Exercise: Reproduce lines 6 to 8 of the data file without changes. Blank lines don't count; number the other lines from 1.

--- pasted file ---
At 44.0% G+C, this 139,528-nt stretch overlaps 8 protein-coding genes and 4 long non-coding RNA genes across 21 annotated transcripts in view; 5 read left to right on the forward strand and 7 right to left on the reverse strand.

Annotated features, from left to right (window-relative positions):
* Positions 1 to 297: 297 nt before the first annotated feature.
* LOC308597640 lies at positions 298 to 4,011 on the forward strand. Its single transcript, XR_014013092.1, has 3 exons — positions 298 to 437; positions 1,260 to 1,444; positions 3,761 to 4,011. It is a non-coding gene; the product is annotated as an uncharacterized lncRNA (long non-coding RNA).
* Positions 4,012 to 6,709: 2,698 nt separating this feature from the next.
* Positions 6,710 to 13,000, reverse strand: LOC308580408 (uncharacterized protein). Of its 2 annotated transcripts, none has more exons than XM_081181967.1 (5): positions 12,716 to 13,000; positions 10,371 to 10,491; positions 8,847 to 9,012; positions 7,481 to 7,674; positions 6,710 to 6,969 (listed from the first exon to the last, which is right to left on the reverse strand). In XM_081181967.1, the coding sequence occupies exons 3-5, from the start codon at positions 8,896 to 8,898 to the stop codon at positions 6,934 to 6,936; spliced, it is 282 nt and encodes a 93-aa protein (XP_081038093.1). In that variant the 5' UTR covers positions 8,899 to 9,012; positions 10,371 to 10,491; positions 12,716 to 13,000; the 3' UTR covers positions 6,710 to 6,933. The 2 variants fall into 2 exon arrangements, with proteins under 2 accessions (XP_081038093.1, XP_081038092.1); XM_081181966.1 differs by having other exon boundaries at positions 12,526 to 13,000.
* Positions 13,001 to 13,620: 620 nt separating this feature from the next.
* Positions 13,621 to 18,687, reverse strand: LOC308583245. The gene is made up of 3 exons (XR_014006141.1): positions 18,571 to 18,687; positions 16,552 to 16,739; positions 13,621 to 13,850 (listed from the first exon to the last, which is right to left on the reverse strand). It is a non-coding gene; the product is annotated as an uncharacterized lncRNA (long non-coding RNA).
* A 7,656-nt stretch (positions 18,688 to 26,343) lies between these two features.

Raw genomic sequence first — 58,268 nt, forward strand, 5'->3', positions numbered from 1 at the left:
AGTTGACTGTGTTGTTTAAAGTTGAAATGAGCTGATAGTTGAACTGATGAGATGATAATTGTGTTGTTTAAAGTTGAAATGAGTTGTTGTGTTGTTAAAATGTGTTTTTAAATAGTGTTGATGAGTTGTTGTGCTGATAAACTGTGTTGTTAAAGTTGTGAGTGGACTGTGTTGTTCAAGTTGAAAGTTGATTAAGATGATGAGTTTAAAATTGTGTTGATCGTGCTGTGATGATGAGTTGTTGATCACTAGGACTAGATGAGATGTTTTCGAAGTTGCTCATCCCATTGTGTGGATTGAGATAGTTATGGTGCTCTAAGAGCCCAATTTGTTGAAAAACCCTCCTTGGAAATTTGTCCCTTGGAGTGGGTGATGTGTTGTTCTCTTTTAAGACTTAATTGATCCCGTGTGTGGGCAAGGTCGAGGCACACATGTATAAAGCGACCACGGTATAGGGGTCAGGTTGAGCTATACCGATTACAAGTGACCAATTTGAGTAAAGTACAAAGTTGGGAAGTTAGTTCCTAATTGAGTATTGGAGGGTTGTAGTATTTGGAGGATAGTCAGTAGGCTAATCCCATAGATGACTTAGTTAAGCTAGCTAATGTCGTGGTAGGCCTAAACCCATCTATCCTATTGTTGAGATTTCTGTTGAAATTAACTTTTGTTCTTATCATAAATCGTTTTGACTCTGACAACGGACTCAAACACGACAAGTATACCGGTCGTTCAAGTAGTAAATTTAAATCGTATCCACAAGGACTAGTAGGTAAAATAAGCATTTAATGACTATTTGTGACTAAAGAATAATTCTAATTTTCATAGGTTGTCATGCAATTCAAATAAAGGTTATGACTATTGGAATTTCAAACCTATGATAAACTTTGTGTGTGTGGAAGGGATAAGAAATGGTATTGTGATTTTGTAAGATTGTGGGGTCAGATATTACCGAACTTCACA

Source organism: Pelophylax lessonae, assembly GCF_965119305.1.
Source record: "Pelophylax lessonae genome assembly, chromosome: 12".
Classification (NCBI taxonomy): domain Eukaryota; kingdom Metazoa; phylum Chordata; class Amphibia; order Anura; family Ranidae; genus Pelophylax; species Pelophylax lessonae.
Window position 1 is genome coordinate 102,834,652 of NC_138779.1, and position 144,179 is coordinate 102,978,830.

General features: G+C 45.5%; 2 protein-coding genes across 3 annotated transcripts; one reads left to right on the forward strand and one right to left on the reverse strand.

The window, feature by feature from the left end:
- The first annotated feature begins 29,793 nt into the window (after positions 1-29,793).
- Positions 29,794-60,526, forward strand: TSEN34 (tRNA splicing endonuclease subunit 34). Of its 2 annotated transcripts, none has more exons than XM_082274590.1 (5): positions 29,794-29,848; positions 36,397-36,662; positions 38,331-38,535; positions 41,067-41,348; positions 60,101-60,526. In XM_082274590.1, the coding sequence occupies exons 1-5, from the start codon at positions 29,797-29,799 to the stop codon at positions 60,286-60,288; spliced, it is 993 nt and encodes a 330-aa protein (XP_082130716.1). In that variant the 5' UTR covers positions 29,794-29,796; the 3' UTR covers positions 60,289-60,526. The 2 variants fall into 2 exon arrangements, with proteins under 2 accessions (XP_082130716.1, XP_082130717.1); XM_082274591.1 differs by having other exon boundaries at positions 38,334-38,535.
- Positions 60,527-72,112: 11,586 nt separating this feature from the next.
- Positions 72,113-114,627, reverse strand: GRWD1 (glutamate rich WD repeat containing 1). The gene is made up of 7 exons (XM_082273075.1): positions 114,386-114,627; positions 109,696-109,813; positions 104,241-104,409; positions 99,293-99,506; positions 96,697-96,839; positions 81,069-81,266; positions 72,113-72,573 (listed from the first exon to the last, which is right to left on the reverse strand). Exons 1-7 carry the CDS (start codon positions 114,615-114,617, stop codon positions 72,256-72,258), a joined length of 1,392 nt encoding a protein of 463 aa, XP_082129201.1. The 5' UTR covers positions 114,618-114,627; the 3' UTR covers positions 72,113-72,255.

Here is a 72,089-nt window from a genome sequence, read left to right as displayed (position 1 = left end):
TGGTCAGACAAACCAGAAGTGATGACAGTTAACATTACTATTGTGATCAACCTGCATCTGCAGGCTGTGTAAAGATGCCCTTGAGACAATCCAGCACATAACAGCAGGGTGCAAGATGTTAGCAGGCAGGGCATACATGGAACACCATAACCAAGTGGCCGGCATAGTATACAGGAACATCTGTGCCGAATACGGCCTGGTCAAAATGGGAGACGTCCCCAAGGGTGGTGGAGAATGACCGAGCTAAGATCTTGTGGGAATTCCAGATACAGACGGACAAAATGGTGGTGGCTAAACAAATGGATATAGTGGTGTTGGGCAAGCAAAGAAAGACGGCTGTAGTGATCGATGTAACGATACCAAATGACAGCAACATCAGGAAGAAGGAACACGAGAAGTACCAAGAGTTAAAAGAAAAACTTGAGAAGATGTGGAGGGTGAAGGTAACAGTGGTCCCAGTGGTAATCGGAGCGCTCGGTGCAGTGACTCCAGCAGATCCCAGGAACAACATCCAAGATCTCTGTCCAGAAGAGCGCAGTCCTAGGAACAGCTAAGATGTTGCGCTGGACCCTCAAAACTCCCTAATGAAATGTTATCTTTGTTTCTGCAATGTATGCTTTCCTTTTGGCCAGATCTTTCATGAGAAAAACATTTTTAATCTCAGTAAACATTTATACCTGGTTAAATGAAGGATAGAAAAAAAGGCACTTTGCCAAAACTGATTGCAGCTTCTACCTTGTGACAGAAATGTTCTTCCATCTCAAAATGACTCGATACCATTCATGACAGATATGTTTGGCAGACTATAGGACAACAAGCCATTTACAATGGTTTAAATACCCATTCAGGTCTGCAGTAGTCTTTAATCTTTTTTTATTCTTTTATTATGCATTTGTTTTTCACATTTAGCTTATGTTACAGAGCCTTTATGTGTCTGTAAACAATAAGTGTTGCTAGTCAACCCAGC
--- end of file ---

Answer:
* Positions 6,710 to 13,000, reverse strand: LOC308580408 (uncharacterized protein). Of its 2 annotated transcripts, none has more exons than XM_081181967.1 (5): positions 12,716 to 13,000; positions 10,371 to 10,491; positions 8,847 to 9,012; positions 7,481 to 7,674; positions 6,710 to 6,969 (listed from the first exon to the last, which is right to left on the reverse strand). In XM_081181967.1, the coding sequence occupies exons 3-5, from the start codon at positions 8,896 to 8,898 to the stop codon at positions 6,934 to 6,936; spliced, it is 282 nt and encodes a 93-aa protein (XP_081038093.1). In that variant the 5' UTR covers positions 8,899 to 9,012; positions 10,371 to 10,491; positions 12,716 to 13,000; the 3' UTR covers positions 6,710 to 6,933. The 2 variants fall into 2 exon arrangements, with proteins under 2 accessions (XP_081038093.1, XP_081038092.1); XM_081181966.1 differs by having other exon boundaries at positions 12,526 to 13,000.
* Positions 13,001 to 13,620: 620 nt separating this feature from the next.
* Positions 13,621 to 18,687, reverse strand: LOC308583245. The gene is made up of 3 exons (XR_014006141.1): positions 18,571 to 18,687; positions 16,552 to 16,739; positions 13,621 to 13,850 (listed from the first exon to the last, which is right to left on the reverse strand). It is a non-coding gene; the product is annotated as an uncharacterized lncRNA (long non-coding RNA).